The iridologist has failed to show me the presence of iridology research materials analyzing the ENT problems. Nor did the iridologist produce any publications that are peer reviewed. She referred me to many of internet web sites that brag about case stories (not studies) where diagnoses were made using the owl's eye ideology of the scam's author, with no other lab or doctor-administered tests. I also challenged the iridologist to explain the difference between the iridology assessment of the selenium and iron deficiency, and the professional alb results consistently showing the contrary. That prompted the iridologist to say that iridologists and their patients are successful "because they have faith in it." QED. Case finished.

Wednesday, April 1, 2009

To buy or not to buy WordLogic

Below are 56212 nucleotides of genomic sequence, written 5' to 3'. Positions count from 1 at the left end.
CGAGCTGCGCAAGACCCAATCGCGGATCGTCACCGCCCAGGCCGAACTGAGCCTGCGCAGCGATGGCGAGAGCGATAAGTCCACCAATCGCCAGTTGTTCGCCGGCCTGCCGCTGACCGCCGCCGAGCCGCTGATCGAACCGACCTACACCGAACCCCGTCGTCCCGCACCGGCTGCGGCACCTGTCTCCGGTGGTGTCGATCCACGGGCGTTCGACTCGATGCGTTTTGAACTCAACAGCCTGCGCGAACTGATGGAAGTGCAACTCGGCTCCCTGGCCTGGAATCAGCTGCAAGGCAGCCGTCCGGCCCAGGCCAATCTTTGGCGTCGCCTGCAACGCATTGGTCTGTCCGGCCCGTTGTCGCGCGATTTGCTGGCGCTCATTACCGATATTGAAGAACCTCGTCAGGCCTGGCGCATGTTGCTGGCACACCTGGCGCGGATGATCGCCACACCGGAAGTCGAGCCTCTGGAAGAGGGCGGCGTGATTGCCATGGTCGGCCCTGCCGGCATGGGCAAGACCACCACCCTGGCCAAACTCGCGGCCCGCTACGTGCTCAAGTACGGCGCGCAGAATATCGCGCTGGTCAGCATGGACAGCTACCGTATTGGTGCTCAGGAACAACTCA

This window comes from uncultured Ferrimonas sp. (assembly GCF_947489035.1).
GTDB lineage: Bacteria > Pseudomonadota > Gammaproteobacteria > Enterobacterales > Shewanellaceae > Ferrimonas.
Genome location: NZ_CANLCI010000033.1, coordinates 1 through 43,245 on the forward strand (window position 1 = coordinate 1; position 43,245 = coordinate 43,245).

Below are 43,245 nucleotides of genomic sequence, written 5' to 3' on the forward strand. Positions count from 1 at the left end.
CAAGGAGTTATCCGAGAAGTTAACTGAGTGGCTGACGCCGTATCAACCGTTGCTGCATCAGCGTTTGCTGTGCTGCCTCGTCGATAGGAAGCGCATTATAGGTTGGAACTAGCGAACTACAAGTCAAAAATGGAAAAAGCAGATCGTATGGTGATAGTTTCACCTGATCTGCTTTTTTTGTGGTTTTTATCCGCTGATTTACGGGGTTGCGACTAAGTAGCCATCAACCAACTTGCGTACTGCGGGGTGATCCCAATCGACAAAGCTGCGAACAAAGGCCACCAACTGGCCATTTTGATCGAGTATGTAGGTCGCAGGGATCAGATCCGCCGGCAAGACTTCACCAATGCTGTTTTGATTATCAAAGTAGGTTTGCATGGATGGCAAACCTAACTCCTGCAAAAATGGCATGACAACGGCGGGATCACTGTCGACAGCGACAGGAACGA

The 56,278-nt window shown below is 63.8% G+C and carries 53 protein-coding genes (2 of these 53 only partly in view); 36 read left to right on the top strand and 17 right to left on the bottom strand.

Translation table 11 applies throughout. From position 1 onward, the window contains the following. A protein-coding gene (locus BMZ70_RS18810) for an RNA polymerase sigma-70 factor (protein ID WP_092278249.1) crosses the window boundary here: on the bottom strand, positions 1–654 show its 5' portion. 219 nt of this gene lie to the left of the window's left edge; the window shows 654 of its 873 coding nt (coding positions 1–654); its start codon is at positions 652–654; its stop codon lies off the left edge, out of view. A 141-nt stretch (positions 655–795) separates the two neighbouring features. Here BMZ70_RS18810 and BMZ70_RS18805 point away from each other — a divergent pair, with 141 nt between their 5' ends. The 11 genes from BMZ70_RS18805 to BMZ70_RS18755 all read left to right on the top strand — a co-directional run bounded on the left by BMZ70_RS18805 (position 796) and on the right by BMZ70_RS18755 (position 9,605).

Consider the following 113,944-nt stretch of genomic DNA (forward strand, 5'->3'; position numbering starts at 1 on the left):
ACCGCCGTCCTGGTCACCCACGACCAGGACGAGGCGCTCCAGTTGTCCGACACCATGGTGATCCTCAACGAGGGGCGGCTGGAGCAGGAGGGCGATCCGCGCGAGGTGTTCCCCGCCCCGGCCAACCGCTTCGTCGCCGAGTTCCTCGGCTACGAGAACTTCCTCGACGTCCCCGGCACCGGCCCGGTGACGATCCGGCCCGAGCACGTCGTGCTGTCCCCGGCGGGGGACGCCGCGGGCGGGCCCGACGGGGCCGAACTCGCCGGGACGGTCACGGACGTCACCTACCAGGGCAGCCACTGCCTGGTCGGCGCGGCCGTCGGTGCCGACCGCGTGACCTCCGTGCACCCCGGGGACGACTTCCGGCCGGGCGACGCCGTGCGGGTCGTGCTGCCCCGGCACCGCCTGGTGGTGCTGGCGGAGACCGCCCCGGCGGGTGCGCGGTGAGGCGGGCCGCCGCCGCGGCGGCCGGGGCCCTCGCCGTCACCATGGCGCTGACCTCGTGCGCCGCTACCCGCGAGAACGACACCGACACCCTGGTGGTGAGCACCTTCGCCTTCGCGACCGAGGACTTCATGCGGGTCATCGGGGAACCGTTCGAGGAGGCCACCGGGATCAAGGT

BUY: J. David Stewart, Analyst and Publisher, of the The Stewart Report (see this post) - A 25-year veteran of Wall Street, J. David Stewart is also a private professional investor, stock analyst and publisher of The Stewart Report (now in its 15th year of continuous publication). His acumen as an analyst specializing in small and micro-cap securities has earned him wide media attention, including feature stories in: Money, Fortune and Entrepreneur. He's also been quoted in The Washington Post, The Financial Post, The New York Times, The Financial Digest, Investor's Business Daily, The Dick Davis Digest and Barron's. The impact of his thinking is regularly reported in wire service dispatches by CBS Market Watch, Reuters, Bloomberg and Dow Jones News Service, and he is a frequent guest on national radio and television shows, including CNN. WordLogic Corporation's chart is one of the strongest I've seen in months. Admittedly, the recent market environment has resulted in a lot of very sickly looking stock charts, so I've been seeing some pretty bad stuff - but this picture would look outstanding even if I had nothing but bull-market winners to compare it to. After giving up roughly 90 percent of its value during the broad swoon that befell the entire market during 2008, WordLogic started bucking the general trend in early November and spent the next two months building a solid base from which to launch a New Year's rally - one that easily penetrated the short- (20-day), intermediate- (40-day) and long-term (180-day) moving averages, as well as a declining trend line that had represented minor upside resistance for more than six months. Since the beginning of the year, the stock has gained more than 200 percent, culminating on January 20 with a gap opening and subsequent move that tested the major resistance around 85 cents. Given the strong recent rally, I'd look for the stock to fail in this first attempt to break through that barrier, retrace to fill the gap on some short-term profit taking, then launch a rebound that will not only crack the major resistance but carry all the way to the $1.05-$1.10 level. If that takes some time, new resistance could build beyond that point - but if the stock gets there quickly, a further move carrying back to the 52-week high should follow close behind. The former Managing Editor of The Los Angeles Times Syndicate, Larry D. Spears has served as editor for America's foremost political and economic columnists, including Pulitzer Prize-winner Art Buchwald. As Editor of the Hume MoneyLetter, he polished the works of financial luminaries ranging from J. David Stewart to Wall Street Week host Louis Rukeyser and former U.S. Treasury Secretary William Simon. He also authored and edited "The SuperInvestor Files" for Hume Publishing and created the "100 Steps to Wealth" home-study course for Money Magazine. Currently, he is Editor-in-Chief for The Stewart Report and continues to specialize in the use of technical analysis and options trading, having authored four books on those subjects.